In 2010, Haissam Hussain took over our television screens with the compelling, lovable, absolutely gutting “Dastaan.” Cut to over 11 years later, “Jo Bichar Gaye” arrived with high expectations – and exceeded them. While Haissam Hussain has directed several shows in between (including the Aunn Zara, Akbari Asghari, Durr E Shahwar, etc.), this has been his return to a political topic. Starring Wahaj Ali, Maya Ali, Talha Chahour, Adnan Jaffar, Nadia Jamil and many others, “Jo Bichar Gaye” tells the story of the fall of Dhaka through the eyes of Colonel Farrukh, as it is based on his memoirs. The story has been written by Ali Moeen and directed by Haissam Hussain.
With only fourteen episodes, this finale arrived too soon – and yet, as an audience, we are more than enthusiastic to see a return to short, crisp, to-the-point storytelling with a episode count focused on strong content. The story following the events of 1971, ultimately leading to the separation of East and West Pakistan, has kept viewers on their toes from episode one with storytelling that draws in the viewer. As in “Dastaan,” Haissam Hussain masterfully pulls us in, introducing us to the lead characters, allowing us to emotionally connect to them and accept them as our own before tragedy ensues, the horrors of the past coming to life through these beloved characters.
There is a wonderful scene where Rumi gets his revenge for Haroon’s death by poisoning those he once fought with. This is powerful, seeing those once causing terror now at Rumi’s mercy. This entire sequence, from Wahaj Ali’s performance to Usman Zia and Omar Cheema’s face-off as Ajeet and Shil is excellent. In the finale, Rumi (Wahaj Ali) receives his moment of absolution for Haroon’s death when Sonia (Maya Ali) encourages him to save the innocent women waiting to become Shail’s next victims. And while this ultimately leads to Rumi’s death, he dies with hope restored, his guilt eased as he is ignited towards a new mission. We witness Rumi’s death and are left to assume that Sonia has met with the same fate, which is heartbreaking. While many complained of the open-endedness of it, isn’t this exactly what war is? Many are lost without being accounted for as families are simply left to grieve over the unknown. Of course, Talha Chahour’s performance as Farrukh grapples with his turmoil over what’s happening to his beloved country and his fear for Sonia’s life is praise-worthy. The scenes between Farrukh and Colonel Fakhruddin (Adnan Jaffar) are excellent in this episode, driving home the difficult choices the Pakistani army had to make.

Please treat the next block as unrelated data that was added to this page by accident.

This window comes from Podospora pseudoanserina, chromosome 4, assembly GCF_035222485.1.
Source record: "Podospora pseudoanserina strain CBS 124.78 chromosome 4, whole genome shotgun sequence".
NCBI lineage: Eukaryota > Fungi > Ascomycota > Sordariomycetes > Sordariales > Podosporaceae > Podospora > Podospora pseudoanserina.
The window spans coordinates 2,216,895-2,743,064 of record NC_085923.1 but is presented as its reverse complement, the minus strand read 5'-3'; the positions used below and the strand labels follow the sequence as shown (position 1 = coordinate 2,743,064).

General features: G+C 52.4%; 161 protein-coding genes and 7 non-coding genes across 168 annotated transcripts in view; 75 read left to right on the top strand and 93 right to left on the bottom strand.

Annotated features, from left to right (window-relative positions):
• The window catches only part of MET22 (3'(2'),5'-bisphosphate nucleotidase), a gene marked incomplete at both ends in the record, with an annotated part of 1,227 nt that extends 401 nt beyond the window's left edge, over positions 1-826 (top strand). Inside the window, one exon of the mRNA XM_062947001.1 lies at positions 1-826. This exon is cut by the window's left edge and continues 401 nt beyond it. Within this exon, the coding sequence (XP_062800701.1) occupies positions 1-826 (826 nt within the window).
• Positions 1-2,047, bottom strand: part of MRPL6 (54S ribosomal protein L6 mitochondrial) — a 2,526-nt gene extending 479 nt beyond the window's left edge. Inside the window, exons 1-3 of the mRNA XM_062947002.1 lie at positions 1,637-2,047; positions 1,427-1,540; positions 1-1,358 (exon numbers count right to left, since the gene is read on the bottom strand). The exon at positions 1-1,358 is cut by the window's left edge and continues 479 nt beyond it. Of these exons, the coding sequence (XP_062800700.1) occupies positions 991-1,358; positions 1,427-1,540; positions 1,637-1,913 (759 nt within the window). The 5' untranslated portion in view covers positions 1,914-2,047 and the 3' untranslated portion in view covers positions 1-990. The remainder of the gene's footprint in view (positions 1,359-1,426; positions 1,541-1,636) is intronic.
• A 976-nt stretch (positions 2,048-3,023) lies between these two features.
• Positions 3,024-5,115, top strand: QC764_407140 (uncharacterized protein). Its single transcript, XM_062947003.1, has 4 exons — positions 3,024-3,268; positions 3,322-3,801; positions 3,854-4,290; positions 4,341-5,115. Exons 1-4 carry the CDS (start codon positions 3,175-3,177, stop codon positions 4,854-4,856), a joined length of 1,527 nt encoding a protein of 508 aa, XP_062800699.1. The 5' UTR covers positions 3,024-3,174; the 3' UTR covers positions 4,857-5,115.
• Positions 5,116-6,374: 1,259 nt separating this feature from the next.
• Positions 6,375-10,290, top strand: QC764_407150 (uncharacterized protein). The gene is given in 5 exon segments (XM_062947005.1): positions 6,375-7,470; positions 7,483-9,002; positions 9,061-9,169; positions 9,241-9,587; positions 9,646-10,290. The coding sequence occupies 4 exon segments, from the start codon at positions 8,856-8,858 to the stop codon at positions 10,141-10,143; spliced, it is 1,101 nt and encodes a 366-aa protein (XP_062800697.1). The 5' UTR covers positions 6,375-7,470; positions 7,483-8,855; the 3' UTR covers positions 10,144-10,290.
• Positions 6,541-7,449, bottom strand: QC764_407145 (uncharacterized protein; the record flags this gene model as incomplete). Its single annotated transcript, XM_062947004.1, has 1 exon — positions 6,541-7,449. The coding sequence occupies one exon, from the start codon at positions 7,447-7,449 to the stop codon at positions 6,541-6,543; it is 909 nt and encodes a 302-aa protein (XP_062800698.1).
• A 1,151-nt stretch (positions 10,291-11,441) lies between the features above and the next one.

There isn’t one single actor to praise in the finale. It’s the final scene that truly makes an impact with Adnan Jaffar standing out as a colonel forced to choose between surrendering or death for his men. The folding of the flag brings out a multitude of emotions. Wahaj Ali has been brilliant as Rumi throughout, speaking volumes through his eyes. Maya Ali has been a picture of grace as Sonia, winning our hearts. While we could predict what their outcome would be, it does not ease the emotional blow in the least. Both Wahaj and Maya outdone themselves. Talha Chahour is a wonderful actor and has emerged as a surprise star. Farrukh has been the eyes and ears of the audience, the story told from his point of view, and it has been his empathy and understanding which has allowed the audience to see both the plight of the Bengalis and the struggle West Pakistanis experienced. This young actor has a bright future ahead. Of course, Nadia Jamil has been pitch perfect in each scene and the entire “fresh” cast has won us over, including (but not limited to) Rana Majid Khan, Fahad Hashmi, Usman Zia, Ahmed Abbas, Umer Dar….the list is endless! Each actor has played his part perfectly.
More than anything, what “Jo Bichar Gaye” has proved is that Pakistani dramas can be held to a standard. Of course, Pakistan produces some high-level dramas each year, but “Jo Bichar Gaye” has taken a concept and turned it into high-voltage, emotion and action driven content with stellar production values, worthy of being on Netflix. In the past year, a few dramas have proved “less is more,” with shorter episodes and fast-paced, well-written, focused stories. Will “Jo Bichar Gaye” be a precedent-setter for the kind of quality content Pakistani teams are capable of and lead the way for more of its kind? Honestly, “Jo Bichar Gaye” has served as a history lesson for many. While the East Pakistan side of events has always been clear, the West Pakistan side has always been a cause for shame, brushed under the rug and rarely spoken of. It has been an emotional journey to watch and experience the other side of events while also keeping the narrative neutral without stripping Bengalis of their legitimate plight. It’s the final scene that grabs hold and strikes deep in the heart, the visual of how India, Pakistan and Bangladesh were tossed into turmoil at the hands of those who rarely stand to lose what average citizens do – the politicians. Thank you to team “Jo Bichar Gaye” for this wonderful gift.